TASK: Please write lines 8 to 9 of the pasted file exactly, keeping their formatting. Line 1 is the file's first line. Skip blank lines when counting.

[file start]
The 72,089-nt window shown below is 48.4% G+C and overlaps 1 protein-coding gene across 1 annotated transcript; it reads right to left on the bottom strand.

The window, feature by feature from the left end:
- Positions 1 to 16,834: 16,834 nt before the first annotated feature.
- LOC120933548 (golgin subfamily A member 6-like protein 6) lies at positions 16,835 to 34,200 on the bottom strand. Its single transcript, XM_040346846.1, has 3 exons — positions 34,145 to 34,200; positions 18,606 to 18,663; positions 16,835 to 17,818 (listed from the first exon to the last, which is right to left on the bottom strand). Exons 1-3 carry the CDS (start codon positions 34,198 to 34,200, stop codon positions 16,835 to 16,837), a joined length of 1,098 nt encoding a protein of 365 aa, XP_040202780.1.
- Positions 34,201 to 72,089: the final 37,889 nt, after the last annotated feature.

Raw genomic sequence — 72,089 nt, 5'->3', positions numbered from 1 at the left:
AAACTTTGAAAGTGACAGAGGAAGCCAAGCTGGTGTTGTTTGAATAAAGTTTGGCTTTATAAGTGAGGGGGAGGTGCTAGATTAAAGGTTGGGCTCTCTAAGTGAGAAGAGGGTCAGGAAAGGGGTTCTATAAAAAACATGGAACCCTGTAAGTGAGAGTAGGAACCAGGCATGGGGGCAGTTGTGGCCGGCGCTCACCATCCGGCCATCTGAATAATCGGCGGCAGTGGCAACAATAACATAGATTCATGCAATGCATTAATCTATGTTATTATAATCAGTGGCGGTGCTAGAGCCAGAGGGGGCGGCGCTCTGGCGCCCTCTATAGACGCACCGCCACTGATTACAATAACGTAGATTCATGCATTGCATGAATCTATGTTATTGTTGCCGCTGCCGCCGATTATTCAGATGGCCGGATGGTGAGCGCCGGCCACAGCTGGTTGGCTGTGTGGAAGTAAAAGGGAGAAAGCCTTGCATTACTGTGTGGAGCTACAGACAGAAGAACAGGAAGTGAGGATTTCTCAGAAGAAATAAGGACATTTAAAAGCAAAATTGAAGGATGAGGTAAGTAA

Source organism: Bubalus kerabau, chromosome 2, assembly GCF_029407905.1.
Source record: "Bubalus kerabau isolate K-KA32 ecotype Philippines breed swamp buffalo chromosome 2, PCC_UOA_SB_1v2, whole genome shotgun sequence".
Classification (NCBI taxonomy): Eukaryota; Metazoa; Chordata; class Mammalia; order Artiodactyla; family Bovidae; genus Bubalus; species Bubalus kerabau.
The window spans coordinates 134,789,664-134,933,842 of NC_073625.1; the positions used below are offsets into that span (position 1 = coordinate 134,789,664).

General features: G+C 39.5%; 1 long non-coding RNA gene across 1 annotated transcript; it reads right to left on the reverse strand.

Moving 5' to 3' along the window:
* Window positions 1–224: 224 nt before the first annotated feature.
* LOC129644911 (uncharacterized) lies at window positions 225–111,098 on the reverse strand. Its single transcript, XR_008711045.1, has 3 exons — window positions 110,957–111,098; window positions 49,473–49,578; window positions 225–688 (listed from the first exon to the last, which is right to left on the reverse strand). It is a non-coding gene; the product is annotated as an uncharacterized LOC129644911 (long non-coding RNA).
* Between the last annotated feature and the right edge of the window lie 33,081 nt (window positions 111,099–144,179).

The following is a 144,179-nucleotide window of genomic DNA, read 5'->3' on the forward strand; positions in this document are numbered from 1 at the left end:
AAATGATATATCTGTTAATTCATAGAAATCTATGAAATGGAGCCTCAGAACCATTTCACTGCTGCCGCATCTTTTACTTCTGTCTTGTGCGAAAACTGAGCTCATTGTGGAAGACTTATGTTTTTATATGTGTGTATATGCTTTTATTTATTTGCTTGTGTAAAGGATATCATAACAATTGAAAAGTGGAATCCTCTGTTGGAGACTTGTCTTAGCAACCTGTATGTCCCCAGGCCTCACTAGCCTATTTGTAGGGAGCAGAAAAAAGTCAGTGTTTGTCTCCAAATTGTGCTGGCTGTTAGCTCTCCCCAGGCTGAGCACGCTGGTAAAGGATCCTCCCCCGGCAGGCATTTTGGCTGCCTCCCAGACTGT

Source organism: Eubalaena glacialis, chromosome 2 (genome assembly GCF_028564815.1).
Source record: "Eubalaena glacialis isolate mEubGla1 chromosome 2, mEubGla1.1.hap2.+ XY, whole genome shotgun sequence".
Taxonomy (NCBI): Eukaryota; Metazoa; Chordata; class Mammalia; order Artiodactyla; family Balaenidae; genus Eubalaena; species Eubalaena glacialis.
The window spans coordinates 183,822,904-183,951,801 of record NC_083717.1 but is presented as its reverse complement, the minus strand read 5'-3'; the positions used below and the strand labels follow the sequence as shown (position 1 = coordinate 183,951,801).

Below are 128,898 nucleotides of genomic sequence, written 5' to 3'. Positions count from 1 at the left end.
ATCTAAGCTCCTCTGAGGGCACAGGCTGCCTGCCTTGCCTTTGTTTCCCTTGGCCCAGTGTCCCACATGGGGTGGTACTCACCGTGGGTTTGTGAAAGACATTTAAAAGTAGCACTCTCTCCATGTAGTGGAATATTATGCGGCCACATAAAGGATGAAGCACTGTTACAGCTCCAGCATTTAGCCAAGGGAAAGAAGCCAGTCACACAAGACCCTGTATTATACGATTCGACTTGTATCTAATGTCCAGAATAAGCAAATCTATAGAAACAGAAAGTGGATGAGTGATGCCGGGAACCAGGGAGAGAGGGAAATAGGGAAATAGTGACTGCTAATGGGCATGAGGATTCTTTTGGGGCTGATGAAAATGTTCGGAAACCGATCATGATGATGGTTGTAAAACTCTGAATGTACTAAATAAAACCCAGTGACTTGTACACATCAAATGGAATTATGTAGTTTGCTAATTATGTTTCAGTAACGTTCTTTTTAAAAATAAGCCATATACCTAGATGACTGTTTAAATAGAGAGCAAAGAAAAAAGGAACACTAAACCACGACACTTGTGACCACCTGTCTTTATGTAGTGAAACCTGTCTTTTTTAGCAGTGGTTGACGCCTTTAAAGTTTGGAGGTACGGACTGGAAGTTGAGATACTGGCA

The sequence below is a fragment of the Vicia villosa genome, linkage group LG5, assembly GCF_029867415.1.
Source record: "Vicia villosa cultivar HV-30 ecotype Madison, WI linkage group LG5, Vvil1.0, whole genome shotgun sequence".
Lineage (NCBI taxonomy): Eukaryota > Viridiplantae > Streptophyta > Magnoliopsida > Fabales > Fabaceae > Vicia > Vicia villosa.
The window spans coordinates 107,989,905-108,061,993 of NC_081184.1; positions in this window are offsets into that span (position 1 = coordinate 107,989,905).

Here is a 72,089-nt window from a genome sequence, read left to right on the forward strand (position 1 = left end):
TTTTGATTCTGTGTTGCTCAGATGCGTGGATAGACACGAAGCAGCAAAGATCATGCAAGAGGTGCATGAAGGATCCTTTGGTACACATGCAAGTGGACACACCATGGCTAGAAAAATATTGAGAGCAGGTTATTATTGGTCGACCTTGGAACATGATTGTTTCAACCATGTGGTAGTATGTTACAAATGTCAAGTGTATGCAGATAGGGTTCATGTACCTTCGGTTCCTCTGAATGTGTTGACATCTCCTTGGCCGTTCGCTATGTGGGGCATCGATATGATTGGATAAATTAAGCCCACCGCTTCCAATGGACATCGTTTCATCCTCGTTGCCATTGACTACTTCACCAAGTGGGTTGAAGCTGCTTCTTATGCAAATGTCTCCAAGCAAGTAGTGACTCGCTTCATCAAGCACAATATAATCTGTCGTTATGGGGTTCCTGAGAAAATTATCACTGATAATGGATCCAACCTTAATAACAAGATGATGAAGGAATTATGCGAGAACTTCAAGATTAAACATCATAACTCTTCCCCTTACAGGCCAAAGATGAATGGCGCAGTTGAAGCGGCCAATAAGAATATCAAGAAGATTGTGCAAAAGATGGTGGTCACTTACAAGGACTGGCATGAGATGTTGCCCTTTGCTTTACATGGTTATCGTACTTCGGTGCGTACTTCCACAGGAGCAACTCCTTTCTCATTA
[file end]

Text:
Source organism: Bubalus kerabau, chromosome 2, assembly GCF_029407905.1.
Source record: "Bubalus kerabau isolate K-KA32 ecotype Philippines breed swamp buffalo chromosome 2, PCC_UOA_SB_1v2, whole genome shotgun sequence".